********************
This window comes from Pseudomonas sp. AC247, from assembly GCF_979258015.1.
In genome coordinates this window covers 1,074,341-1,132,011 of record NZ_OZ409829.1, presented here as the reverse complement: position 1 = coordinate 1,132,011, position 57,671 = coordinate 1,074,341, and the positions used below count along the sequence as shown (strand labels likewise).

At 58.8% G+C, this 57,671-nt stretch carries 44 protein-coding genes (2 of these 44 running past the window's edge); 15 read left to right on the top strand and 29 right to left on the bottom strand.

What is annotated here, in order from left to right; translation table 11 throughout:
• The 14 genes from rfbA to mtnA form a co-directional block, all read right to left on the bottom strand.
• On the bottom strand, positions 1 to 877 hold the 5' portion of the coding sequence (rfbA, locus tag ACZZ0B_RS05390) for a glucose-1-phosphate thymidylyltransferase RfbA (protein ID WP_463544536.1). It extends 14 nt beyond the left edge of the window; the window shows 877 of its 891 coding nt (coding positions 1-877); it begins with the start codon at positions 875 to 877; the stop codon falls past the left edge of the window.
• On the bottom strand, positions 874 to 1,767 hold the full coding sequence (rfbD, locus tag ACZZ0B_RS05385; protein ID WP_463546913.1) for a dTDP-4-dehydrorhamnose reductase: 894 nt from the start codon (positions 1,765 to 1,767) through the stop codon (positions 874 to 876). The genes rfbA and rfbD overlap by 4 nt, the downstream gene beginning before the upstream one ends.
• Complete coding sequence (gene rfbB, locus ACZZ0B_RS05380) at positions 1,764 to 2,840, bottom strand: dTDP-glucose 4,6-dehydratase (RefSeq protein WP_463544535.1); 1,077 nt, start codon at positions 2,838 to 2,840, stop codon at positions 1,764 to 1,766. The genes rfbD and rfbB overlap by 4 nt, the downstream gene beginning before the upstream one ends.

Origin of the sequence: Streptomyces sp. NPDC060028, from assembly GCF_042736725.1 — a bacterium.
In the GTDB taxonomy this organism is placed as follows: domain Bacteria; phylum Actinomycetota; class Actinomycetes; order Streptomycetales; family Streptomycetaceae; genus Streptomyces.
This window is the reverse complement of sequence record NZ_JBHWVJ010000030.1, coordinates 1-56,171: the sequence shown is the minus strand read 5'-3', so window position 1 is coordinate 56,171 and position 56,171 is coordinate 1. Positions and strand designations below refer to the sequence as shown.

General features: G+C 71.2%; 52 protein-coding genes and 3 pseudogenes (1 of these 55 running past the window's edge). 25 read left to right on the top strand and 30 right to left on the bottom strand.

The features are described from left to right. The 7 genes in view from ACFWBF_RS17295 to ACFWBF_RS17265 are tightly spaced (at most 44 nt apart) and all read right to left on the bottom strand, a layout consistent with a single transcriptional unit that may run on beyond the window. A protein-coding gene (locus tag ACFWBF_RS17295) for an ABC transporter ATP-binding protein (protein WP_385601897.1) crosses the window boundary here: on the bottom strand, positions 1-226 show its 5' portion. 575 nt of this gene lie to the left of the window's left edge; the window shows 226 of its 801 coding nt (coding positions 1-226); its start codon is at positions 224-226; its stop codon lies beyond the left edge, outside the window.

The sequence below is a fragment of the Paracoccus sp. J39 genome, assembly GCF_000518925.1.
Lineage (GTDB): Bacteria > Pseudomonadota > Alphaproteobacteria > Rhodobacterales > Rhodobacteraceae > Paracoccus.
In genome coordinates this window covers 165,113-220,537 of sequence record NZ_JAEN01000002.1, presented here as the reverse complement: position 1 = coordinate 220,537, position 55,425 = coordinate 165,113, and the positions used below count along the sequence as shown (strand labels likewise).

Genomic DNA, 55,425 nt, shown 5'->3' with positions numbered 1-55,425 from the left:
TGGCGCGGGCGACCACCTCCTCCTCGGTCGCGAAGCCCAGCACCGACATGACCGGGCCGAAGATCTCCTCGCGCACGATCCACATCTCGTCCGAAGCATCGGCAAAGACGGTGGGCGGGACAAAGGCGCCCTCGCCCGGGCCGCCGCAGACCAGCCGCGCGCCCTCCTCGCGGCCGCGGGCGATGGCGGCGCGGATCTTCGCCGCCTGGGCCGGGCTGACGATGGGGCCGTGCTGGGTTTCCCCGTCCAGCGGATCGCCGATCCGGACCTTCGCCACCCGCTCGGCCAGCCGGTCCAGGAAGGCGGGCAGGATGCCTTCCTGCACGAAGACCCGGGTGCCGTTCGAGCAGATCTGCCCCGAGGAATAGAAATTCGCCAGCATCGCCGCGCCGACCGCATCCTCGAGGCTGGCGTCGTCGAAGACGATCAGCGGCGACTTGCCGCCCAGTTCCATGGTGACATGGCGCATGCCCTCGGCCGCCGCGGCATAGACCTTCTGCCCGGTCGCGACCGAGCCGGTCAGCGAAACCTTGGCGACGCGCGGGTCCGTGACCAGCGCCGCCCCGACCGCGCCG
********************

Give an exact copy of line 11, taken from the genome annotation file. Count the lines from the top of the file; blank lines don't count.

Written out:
This window is the reverse complement of sequence record NZ_JBHWVJ010000030.1, coordinates 1-56,171: the sequence shown is the minus strand read 5'-3', so window position 1 is coordinate 56,171 and position 56,171 is coordinate 1. Positions and strand designations below refer to the sequence as shown.